The Cat in the Hat at the Pleasance, London – review

Cat in the Hat
Cat in the Hat

Ashley Bates as Cat. Photo by Garry Lake

I’ve been to a few shows this winter, but the Pleasance Theatre’s Cat in the Hat has been the most enjoyable family treat so far. Almost-3-year-old Gwen was beaming throughout, and I came out tingling as though I’d been tickled with a silly-stick for 45 minutes.

Those familiar with Dr Seuss’ classic will know that it is a simple story, open to interpretation. Sally and her brother’s home are invaded by the eponymous cat who, with a fish, two kittens and a couple of Things, all mess up the place in zany fashion. Then they put it all back together again, just in time for Mother’s arrival home.

What a difference a year makes. When I reviewed Katie Mitchell’s adaptation of Cat in the Hat at Greenwich Theatre last February, I concluded it was ‘mischievous and lugubrious in turn.’ The performance in the Pleasance’s more intimate setting, however, was a completely different kettle of fish. Mainly because – boom, boom – the character of Fish was interpreted in a completely different way. Gone were Paul Cleveland’s magnificently melancholic rubber-features; instead, Fish was a cheeky, pink-hatted creature played by Jessica Lucy Kent and Hannah Vesty. I do like to wallow in a good bit of melancholy, but the extra energy brought by the bouncy fish, as well as the addition of two merry kittens (when Thing 1 and Thing 2 weren’t on stage – all played by the same actors), meant that this performance was high-octane fun from start to finish.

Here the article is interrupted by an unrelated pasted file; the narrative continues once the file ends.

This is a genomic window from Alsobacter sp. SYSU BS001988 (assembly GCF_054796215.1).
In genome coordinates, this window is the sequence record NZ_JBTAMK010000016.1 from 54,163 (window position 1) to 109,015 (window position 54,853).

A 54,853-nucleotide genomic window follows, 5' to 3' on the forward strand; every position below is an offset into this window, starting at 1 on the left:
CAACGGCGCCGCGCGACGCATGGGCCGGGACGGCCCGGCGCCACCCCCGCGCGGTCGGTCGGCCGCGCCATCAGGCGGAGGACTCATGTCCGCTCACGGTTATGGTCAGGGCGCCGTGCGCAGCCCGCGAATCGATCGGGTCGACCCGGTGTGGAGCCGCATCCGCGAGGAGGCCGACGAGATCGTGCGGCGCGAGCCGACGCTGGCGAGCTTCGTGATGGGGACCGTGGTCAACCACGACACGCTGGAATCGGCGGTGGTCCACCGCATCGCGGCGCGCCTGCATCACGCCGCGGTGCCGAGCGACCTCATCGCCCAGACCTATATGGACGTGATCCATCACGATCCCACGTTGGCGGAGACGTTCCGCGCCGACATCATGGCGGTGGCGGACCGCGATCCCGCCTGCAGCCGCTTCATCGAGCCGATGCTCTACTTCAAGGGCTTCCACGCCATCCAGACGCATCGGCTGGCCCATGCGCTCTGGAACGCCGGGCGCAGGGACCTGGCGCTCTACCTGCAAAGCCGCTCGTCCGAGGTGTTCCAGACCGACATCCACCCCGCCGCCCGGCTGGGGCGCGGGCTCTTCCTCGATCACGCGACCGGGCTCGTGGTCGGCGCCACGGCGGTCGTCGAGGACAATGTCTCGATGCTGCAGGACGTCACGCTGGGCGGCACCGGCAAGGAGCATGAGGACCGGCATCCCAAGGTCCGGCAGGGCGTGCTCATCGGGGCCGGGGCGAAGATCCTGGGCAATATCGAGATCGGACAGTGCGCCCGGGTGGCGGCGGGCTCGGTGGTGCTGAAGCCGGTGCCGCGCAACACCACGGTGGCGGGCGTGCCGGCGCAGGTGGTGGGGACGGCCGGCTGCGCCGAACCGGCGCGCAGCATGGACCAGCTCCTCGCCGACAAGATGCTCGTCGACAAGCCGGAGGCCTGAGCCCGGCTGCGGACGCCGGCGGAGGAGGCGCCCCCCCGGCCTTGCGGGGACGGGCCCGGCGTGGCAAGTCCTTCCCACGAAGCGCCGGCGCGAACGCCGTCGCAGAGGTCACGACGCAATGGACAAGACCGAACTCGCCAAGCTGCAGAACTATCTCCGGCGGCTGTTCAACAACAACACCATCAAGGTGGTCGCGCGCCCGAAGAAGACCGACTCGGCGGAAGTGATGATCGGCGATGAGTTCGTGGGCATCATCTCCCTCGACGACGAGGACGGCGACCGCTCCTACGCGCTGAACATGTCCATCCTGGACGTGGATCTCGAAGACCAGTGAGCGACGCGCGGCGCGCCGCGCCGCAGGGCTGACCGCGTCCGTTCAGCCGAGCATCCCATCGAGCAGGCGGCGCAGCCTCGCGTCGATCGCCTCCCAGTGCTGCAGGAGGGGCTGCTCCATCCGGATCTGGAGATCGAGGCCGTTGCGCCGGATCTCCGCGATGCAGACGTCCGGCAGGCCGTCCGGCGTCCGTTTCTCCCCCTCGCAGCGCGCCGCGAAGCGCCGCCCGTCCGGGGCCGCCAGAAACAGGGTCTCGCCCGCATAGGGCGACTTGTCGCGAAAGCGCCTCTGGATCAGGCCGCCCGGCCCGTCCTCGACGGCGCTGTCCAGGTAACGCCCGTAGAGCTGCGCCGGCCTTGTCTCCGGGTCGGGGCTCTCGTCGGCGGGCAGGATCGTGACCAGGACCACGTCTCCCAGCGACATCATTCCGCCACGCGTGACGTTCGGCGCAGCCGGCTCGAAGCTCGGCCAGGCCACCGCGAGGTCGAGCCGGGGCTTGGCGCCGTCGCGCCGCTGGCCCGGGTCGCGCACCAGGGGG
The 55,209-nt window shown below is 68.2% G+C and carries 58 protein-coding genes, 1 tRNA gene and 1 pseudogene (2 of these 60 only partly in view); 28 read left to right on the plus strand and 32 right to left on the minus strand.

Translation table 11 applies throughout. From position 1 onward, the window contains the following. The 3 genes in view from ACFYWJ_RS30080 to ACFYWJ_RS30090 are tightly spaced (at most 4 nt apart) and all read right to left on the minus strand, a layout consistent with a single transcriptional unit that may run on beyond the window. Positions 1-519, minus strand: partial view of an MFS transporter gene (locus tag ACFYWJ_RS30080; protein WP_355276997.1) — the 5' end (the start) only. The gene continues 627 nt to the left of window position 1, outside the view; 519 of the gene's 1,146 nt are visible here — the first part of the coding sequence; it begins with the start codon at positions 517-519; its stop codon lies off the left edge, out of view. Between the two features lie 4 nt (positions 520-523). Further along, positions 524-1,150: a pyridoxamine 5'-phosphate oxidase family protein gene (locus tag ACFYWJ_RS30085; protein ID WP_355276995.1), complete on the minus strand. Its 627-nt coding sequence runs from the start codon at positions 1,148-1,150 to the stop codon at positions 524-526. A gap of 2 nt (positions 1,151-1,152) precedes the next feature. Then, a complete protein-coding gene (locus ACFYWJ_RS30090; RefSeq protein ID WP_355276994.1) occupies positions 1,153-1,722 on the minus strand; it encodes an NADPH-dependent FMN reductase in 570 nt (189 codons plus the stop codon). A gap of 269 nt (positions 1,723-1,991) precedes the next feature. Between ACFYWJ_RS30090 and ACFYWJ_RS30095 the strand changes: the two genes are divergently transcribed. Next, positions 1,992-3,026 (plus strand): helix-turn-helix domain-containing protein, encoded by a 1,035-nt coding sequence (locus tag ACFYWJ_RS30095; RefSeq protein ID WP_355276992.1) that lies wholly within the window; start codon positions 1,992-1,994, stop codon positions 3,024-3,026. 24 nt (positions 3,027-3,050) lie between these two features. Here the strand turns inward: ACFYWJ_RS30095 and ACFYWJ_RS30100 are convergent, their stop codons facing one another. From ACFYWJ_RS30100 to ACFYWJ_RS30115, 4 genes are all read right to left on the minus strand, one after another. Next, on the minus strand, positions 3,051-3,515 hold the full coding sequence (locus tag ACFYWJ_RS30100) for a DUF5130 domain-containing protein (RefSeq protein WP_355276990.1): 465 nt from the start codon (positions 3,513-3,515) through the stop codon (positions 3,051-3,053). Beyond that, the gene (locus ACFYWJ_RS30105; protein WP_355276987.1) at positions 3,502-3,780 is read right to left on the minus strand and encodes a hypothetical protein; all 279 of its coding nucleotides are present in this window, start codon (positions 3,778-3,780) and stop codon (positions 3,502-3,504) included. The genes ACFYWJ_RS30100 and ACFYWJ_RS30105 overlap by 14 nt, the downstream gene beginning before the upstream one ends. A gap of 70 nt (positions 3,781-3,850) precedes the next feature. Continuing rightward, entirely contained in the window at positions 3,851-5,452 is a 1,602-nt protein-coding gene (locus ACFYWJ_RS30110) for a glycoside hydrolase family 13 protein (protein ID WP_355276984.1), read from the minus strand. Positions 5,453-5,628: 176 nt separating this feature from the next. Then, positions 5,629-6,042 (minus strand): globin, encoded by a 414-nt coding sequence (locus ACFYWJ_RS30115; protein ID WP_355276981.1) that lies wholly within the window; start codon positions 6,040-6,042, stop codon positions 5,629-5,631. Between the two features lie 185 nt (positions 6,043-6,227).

Cat in the Hat

Cartoon-esque shenanigans on stage. Photo by Garry Lake

The set was stunning in its simplicity. The line-drawing effect given to everything, even the costumes, meant that the action appeared slightly other-wordly; even when reality hit in the shape of Thing 1 and Thing 2 making their crazed excursions into the audience, and huge bouncy balls boinging their way onto our heads, it felt as though we were in the middle of a cartoon rather than an Islington theatre.

The performance was perfect for slapstick lovers, with its squeaky rubber balls and comedy falls where no-one is really hurt. It’s the sort of show where you can’t help but get carried away with the excitement and merriment; perfect for bringing some Christmas cheer, without even a snowflake or red costume in sight. I do hope that, if the run of this adaptation continues into next year, director Lillie Collier sticks with this version. We’d be sure to pay a return visit, to get in another dose of warming Winter-giggles.

UPDATE FOR 2016/17: The Cat In The Hat will return to the Pleasance Theatre this festive season from Tuesday 6 December 2016 to Monday 2 January 2017.

We were given tickets for the purpose of this review, but all views are my own.

Don’t forget to check out our guide to the best theatres for kids in London.

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